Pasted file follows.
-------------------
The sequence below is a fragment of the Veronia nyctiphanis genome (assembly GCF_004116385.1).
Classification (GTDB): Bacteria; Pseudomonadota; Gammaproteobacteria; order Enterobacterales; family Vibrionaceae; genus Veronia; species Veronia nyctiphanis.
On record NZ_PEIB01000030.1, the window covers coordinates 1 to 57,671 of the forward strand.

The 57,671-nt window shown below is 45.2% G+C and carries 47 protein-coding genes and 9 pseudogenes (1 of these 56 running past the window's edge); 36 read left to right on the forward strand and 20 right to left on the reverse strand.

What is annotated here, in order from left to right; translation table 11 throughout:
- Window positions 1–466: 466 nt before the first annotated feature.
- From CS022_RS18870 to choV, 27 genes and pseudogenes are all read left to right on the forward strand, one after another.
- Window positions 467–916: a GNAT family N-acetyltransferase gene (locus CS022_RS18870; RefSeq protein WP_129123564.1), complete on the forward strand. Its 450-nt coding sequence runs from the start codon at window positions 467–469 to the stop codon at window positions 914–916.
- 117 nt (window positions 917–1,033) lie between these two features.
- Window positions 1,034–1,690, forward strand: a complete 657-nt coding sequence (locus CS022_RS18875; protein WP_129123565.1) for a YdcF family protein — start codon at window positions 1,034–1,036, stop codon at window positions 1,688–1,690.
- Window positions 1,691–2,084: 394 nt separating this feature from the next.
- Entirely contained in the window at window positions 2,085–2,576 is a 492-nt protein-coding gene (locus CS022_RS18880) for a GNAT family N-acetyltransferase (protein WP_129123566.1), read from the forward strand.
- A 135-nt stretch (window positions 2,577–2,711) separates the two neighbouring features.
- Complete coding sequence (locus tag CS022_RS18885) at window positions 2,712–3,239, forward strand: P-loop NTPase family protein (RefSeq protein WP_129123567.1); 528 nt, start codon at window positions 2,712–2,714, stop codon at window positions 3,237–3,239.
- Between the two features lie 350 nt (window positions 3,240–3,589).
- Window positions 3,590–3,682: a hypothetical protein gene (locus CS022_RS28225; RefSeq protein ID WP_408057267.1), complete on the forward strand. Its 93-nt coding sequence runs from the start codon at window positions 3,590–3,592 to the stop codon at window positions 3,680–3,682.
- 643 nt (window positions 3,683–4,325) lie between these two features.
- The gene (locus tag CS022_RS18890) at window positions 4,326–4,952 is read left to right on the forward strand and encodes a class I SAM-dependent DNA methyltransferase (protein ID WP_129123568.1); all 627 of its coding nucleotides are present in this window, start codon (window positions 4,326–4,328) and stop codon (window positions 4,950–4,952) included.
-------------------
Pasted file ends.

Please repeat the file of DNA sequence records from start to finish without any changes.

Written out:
The sequence below is a fragment of the Veronia nyctiphanis genome (assembly GCF_004116385.1).
Classification (GTDB): Bacteria; Pseudomonadota; Gammaproteobacteria; order Enterobacterales; family Vibrionaceae; genus Veronia; species Veronia nyctiphanis.
On record NZ_PEIB01000030.1, the window covers coordinates 1 to 57,671 of the forward strand.

The 57,671-nt window shown below is 45.2% G+C and carries 47 protein-coding genes and 9 pseudogenes (1 of these 56 running past the window's edge); 36 read left to right on the forward strand and 20 right to left on the reverse strand.

What is annotated here, in order from left to right; translation table 11 throughout:
- Window positions 1–466: 466 nt before the first annotated feature.
- From CS022_RS18870 to choV, 27 genes and pseudogenes are all read left to right on the forward strand, one after another.
- Window positions 467–916: a GNAT family N-acetyltransferase gene (locus CS022_RS18870; RefSeq protein WP_129123564.1), complete on the forward strand. Its 450-nt coding sequence runs from the start codon at window positions 467–469 to the stop codon at window positions 914–916.
- 117 nt (window positions 917–1,033) lie between these two features.
- Window positions 1,034–1,690, forward strand: a complete 657-nt coding sequence (locus CS022_RS18875; protein WP_129123565.1) for a YdcF family protein — start codon at window positions 1,034–1,036, stop codon at window positions 1,688–1,690.
- Window positions 1,691–2,084: 394 nt separating this feature from the next.
- Entirely contained in the window at window positions 2,085–2,576 is a 492-nt protein-coding gene (locus CS022_RS18880) for a GNAT family N-acetyltransferase (protein WP_129123566.1), read from the forward strand.
- A 135-nt stretch (window positions 2,577–2,711) separates the two neighbouring features.
- Complete coding sequence (locus tag CS022_RS18885) at window positions 2,712–3,239, forward strand: P-loop NTPase family protein (RefSeq protein WP_129123567.1); 528 nt, start codon at window positions 2,712–2,714, stop codon at window positions 3,237–3,239.
- Between the two features lie 350 nt (window positions 3,240–3,589).
- Window positions 3,590–3,682: a hypothetical protein gene (locus CS022_RS28225; RefSeq protein ID WP_408057267.1), complete on the forward strand. Its 93-nt coding sequence runs from the start codon at window positions 3,590–3,592 to the stop codon at window positions 3,680–3,682.
- 643 nt (window positions 3,683–4,325) lie between these two features.
- The gene (locus tag CS022_RS18890) at window positions 4,326–4,952 is read left to right on the forward strand and encodes a class I SAM-dependent DNA methyltransferase (protein ID WP_129123568.1); all 627 of its coding nucleotides are present in this window, start codon (window positions 4,326–4,328) and stop codon (window positions 4,950–4,952) included.